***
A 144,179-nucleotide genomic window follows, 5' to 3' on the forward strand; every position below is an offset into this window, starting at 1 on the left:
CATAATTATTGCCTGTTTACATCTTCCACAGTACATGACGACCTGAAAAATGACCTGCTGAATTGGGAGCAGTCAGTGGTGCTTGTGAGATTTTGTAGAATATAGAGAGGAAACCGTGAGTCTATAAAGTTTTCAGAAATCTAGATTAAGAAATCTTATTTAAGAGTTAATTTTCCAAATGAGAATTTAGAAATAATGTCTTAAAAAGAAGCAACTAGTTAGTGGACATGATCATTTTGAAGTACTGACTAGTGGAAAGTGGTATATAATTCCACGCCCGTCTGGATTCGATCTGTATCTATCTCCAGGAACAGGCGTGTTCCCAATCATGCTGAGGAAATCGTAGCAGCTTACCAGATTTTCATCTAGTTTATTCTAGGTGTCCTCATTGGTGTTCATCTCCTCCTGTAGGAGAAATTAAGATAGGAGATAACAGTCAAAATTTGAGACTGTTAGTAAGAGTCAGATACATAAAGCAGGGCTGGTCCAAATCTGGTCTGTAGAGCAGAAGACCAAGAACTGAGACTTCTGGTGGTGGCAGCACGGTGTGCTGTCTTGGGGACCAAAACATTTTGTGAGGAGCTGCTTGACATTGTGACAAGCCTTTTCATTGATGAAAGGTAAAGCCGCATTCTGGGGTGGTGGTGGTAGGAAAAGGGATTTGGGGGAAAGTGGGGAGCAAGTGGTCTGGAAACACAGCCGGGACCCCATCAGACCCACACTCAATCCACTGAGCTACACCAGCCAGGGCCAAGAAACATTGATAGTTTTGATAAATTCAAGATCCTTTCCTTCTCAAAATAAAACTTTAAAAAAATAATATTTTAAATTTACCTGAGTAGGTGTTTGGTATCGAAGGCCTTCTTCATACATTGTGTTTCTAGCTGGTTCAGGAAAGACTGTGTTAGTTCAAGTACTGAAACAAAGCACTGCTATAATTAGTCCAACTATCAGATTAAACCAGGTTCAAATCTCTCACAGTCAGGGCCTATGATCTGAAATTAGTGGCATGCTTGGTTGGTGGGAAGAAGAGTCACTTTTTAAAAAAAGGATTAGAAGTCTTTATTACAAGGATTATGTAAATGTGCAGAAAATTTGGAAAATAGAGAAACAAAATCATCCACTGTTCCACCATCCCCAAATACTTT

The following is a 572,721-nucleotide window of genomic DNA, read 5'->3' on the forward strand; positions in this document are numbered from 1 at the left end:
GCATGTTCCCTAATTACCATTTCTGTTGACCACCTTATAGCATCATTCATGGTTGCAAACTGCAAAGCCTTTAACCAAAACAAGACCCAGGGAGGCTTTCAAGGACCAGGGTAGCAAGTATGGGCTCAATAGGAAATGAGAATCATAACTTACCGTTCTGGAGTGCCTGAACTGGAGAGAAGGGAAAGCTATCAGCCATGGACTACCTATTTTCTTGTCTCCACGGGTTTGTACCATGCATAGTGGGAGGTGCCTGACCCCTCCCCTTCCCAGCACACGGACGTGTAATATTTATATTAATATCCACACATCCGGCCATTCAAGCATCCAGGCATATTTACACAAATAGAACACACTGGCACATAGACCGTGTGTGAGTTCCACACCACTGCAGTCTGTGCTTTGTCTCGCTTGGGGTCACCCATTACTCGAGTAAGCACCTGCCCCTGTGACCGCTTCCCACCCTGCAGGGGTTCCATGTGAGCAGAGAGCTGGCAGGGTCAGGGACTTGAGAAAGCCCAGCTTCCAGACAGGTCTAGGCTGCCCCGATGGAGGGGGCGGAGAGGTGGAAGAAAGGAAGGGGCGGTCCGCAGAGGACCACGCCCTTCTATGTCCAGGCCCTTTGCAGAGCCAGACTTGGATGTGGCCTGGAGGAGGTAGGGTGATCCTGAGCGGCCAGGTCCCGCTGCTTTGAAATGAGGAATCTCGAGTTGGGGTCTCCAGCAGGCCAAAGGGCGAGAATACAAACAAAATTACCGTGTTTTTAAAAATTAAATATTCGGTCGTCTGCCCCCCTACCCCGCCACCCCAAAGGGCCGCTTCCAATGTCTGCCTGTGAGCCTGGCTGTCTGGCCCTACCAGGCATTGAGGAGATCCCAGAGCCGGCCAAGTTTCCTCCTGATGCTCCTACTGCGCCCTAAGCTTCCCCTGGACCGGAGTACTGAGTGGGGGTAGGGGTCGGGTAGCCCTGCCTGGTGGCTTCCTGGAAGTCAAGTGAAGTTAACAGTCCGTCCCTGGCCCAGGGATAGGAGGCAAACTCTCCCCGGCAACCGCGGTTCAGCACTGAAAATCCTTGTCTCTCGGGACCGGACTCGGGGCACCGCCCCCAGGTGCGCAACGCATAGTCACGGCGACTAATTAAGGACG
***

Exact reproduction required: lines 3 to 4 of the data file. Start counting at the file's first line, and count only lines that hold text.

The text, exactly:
The following is a 572,721-nucleotide window of genomic DNA, read 5'->3' on the forward strand; positions in this document are numbered from 1 at the left end:
GCATGTTCCCTAATTACCATTTCTGTTGACCACCTTATAGCATCATTCATGGTTGCAAACTGCAAAGCCTTTAACCAAAACAAGACCCAGGGAGGCTTTCAAGGACCAGGGTAGCAAGTATGGGCTCAATAGGAAATGAGAATCATAACTTACCGTTCTGGAGTGCCTGAACTGGAGAGAAGGGAAAGCTATCAGCCATGGACTACCTATTTTCTTGTCTCCACGGGTTTGTACCATGCATAGTGGGAGGTGCCTGACCCCTCCCCTTCCCAGCACACGGACGTGTAATATTTATATTAATATCCACACATCCGGCCATTCAAGCATCCAGGCATATTTACACAAATAGAACACACTGGCACATAGACCGTGTGTGAGTTCCACACCACTGCAGTCTGTGCTTTGTCTCGCTTGGGGTCACCCATTACTCGAGTAAGCACCTGCCCCTGTGACCGCTTCCCACCCTGCAGGGGTTCCATGTGAGCAGAGAGCTGGCAGGGTCAGGGACTTGAGAAAGCCCAGCTTCCAGACAGGTCTAGGCTGCCCCGATGGAGGGGGCGGAGAGGTGGAAGAAAGGAAGGGGCGGTCCGCAGAGGACCACGCCCTTCTATGTCCAGGCCCTTTGCAGAGCCAGACTTGGATGTGGCCTGGAGGAGGTAGGGTGATCCTGAGCGGCCAGGTCCCGCTGCTTTGAAATGAGGAATCTCGAGTTGGGGTCTCCAGCAGGCCAAAGGGCGAGAATACAAACAAAATTACCGTGTTTTTAAAAATTAAATATTCGGTCGTCTGCCCCCCTACCCCGCCACCCCAAAGGGCCGCTTCCAATGTCTGCCTGTGAGCCTGGCTGTCTGGCCCTACCAGGCATTGAGGAGATCCCAGAGCCGGCCAAGTTTCCTCCTGATGCTCCTACTGCGCCCTAAGCTTCCCCTGGACCGGAGTACTGAGTGGGGGTAGGGGTCGGGTAGCCCTGCCTGGTGGCTTCCTGGAAGTCAAGTGAAGTTAACAGTCCGTCCCTGGCCCAGGGATAGGAGGCAAACTCTCCCCGGCAACCGCGGTTCAGCACTGAAAATCCTTGTCTCTCGGGACCGGACTCGGGGCACCGCCCCCAGGTGCGCAACGCATAGTCACGGCGACTAATTAAGGACG